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Q & A: Fire

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Most recent answer: 10/22/2007
Q:
what is fire
- David (age 13)
Wauzeka Stueben School, Wauzeka, WI, USA
A:
Fire is the heat and light that come from burning materials. A material that burns is one that can combine quickly with oxygen. Also, many materials that burn have a lot of carbon in them.

There must be certain conditions before fire can occur. First, a substance that can burn, called a fuel, must be present (wood is a good fuel, water is not). Second, there must be a lot of oxygen present (the air, for example). Third, the fuel must reach a temperature where it can easily combine with oxygen. This point is called the kindling point. Once that temperature is reached, watch out! (usually these temps are very high)

Fires get their shapes from the motion of the gases during the burning process. Usually, these gases are heating up, expanding, becoming less dense than the surrounding gas, and rise upwards. The burning can continue in these rising gases, giving off light. Many fires are colored yellow -- the presence of even a small amount of sodium in the burning material will color the fire yellow because sodium atoms prefer to give off that color light. (sodium streetlights are also yellow). Other fires can be other colors -- natural gas usually burns blue. Magnesium burns very very rapidly and emits lots of light. It was used to make flashes of light to take pictures before electronic flashtubes were popular. A very very rapid fire is called an explosion. Fireworks are specially designed explosions with chemical additives to make the burning material glow with different colors.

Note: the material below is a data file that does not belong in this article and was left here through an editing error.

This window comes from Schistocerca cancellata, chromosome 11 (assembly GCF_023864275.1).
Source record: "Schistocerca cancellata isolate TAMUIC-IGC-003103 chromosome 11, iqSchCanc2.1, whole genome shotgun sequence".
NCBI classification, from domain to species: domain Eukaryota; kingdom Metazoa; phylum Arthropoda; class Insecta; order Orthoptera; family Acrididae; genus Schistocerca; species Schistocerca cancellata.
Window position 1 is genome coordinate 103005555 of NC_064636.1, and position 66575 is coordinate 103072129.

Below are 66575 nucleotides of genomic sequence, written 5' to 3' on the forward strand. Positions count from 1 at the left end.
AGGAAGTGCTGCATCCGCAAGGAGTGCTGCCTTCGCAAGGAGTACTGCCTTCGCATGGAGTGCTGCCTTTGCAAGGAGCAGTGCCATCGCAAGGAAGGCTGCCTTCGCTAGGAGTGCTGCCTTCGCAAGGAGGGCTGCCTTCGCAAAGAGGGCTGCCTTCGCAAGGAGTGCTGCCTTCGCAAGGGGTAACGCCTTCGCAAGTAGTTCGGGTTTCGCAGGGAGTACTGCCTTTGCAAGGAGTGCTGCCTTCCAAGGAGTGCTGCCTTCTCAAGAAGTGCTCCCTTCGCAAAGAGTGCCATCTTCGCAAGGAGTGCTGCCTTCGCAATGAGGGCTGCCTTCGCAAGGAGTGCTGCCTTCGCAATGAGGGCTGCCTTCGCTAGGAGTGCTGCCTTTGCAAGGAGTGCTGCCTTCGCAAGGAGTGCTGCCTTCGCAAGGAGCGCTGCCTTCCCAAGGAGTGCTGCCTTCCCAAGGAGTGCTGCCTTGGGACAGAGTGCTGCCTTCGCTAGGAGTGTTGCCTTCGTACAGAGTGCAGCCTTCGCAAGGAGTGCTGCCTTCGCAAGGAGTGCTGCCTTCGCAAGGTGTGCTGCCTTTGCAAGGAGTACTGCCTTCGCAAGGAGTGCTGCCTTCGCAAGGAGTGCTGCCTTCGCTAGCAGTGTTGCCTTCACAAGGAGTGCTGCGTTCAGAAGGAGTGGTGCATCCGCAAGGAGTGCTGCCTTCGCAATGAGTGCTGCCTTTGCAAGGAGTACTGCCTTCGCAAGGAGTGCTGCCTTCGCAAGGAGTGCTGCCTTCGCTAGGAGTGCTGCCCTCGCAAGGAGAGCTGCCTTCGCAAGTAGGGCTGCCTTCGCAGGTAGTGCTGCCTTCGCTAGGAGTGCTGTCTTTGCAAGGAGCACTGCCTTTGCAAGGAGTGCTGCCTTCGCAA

Interesting fact: Human beings are the only animals that ever created and used fire. Today, fire is widely used to heat water to make steam which is used in engines. It is also used in most homes' furnaces in this part of Illinois to keep them warm. Fire is used in the engines of automobiles, taking advantage of the property that the heated gases want to take up more room than the unheated, unburnt fuel. These push on the pistons of cars in order to push the cars along down the road.

(published on 10/22/2007)

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